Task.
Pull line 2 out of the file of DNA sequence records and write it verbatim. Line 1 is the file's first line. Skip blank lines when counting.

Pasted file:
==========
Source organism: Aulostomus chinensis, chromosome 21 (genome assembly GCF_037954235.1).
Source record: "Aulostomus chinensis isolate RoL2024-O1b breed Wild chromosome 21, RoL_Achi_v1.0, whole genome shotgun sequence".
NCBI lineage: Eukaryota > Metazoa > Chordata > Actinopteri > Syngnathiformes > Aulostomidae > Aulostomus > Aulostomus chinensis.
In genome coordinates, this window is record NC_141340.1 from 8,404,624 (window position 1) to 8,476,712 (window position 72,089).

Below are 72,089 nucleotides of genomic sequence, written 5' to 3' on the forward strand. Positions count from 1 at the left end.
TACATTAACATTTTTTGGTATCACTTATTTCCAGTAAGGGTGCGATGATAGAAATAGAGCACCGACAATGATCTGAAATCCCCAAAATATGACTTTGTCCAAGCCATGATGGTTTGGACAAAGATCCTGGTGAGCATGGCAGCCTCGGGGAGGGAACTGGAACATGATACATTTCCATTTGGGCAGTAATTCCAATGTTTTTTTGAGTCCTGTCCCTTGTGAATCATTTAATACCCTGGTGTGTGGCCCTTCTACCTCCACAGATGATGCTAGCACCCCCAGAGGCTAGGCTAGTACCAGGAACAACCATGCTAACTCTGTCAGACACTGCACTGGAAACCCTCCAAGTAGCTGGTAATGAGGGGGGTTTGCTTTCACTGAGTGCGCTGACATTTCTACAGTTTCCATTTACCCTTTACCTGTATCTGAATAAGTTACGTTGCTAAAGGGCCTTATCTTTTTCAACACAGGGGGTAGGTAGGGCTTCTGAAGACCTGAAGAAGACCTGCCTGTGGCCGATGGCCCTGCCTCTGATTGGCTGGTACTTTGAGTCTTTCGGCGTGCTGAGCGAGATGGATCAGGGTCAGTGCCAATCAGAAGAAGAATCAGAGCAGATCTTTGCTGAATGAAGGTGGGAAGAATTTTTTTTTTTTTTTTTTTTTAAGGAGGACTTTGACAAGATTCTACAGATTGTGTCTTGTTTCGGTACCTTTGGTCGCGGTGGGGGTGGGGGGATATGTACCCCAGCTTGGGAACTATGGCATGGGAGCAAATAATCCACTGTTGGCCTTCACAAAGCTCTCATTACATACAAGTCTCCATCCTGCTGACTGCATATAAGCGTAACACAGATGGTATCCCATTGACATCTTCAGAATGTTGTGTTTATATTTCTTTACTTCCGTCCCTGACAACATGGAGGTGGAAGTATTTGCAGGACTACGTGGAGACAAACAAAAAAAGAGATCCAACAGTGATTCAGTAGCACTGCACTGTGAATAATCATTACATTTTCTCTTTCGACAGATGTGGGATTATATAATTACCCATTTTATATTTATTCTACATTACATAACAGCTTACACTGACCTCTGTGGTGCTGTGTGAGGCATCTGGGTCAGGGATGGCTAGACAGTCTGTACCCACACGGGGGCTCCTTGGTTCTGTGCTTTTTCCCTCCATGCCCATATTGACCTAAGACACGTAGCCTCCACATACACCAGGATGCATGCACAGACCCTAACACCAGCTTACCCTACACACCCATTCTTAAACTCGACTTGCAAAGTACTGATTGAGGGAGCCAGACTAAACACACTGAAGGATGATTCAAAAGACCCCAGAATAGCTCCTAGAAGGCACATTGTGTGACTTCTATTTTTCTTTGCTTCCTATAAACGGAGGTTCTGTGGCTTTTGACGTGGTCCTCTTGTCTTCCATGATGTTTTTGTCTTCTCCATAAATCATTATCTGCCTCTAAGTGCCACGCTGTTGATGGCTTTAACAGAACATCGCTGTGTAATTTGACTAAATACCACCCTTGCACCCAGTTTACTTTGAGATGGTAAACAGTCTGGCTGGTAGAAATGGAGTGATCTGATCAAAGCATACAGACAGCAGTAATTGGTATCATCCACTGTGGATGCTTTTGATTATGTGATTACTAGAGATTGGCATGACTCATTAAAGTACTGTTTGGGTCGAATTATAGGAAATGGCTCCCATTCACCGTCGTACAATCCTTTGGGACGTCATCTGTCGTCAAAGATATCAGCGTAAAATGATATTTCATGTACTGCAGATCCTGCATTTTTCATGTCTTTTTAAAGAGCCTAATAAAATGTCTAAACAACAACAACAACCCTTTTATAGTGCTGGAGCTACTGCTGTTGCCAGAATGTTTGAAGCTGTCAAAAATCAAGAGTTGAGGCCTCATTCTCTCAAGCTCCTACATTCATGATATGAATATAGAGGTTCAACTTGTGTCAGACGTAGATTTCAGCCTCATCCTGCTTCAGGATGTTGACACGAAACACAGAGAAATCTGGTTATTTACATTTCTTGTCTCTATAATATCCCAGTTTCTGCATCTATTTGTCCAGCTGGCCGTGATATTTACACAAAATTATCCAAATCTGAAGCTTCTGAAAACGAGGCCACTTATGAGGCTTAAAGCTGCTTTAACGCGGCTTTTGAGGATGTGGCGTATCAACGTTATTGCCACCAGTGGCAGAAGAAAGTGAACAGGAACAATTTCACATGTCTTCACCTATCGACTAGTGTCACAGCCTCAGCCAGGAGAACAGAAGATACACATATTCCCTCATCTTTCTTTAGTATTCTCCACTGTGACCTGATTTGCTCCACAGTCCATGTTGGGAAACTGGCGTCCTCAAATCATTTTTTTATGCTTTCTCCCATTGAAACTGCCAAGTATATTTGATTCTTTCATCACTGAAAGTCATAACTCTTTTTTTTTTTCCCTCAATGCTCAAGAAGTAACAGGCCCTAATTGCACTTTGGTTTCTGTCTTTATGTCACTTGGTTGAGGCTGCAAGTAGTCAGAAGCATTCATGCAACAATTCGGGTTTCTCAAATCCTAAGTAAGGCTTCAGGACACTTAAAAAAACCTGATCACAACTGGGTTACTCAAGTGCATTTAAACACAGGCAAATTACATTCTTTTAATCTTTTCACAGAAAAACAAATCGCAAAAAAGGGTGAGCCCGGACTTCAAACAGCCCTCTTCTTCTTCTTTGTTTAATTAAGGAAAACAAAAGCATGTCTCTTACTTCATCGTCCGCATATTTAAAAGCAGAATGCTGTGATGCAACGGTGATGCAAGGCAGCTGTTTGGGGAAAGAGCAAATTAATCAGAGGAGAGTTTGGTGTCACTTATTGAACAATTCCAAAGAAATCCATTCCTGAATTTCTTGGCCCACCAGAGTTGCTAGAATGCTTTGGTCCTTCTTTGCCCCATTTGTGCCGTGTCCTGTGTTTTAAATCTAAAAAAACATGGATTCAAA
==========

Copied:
Source record: "Aulostomus chinensis isolate RoL2024-O1b breed Wild chromosome 21, RoL_Achi_v1.0, whole genome shotgun sequence".